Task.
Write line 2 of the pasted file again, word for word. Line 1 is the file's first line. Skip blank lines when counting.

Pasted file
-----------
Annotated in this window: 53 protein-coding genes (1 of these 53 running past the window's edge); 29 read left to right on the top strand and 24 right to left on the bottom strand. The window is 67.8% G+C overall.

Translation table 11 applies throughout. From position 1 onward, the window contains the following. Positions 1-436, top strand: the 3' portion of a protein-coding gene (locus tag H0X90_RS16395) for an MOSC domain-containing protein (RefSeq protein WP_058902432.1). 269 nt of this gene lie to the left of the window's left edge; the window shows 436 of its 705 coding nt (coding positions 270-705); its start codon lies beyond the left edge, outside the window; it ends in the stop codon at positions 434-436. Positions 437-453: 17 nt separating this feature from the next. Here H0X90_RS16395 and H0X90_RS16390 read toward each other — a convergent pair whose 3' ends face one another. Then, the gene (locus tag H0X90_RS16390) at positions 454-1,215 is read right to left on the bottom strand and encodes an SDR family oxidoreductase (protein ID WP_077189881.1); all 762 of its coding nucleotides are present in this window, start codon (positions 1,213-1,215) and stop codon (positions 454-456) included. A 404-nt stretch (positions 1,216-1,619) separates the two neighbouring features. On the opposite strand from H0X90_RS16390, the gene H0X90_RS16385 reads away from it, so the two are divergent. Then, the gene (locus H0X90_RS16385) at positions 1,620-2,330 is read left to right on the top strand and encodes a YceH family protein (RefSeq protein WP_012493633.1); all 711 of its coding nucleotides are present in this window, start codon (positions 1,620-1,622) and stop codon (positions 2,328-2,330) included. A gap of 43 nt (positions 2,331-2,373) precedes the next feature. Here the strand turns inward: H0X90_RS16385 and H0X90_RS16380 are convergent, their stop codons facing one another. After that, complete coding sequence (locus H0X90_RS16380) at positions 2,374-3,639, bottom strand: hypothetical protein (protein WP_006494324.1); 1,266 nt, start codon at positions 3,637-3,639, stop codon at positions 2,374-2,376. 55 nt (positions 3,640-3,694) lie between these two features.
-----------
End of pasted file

Translation table 11 applies throughout. From position 1 onward, the window contains the following. Positions 1-436, top strand: the 3' portion of a protein-coding gene (locus tag H0X90_RS16395) for an MOSC domain-containing protein (RefSeq protein WP_058902432.1). 269 nt of this gene lie to the left of the window's left edge; the window shows 436 of its 705 coding nt (coding positions 270-705); its start codon lies beyond the left edge, outside the window; it ends in the stop codon at positions 434-436. Positions 437-453: 17 nt separating this feature from the next. Here H0X90_RS16395 and H0X90_RS16390 read toward each other — a convergent pair whose 3' ends face one another. Then, the gene (locus tag H0X90_RS16390) at positions 454-1,215 is read right to left on the bottom strand and encodes an SDR family oxidoreductase (protein ID WP_077189881.1); all 762 of its coding nucleotides are present in this window, start codon (positions 1,213-1,215) and stop codon (positions 454-456) included. A 404-nt stretch (positions 1,216-1,619) separates the two neighbouring features. On the opposite strand from H0X90_RS16390, the gene H0X90_RS16385 reads away from it, so the two are divergent. Then, the gene (locus H0X90_RS16385) at positions 1,620-2,330 is read left to right on the top strand and encodes a YceH family protein (RefSeq protein WP_012493633.1); all 711 of its coding nucleotides are present in this window, start codon (positions 1,620-1,622) and stop codon (positions 2,328-2,330) included. A gap of 43 nt (positions 2,331-2,373) precedes the next feature. Here the strand turns inward: H0X90_RS16385 and H0X90_RS16380 are convergent, their stop codons facing one another. After that, complete coding sequence (locus H0X90_RS16380) at positions 2,374-3,639, bottom strand: hypothetical protein (protein WP_006494324.1); 1,266 nt, start codon at positions 3,637-3,639, stop codon at positions 2,374-2,376. 55 nt (positions 3,640-3,694) lie between these two features.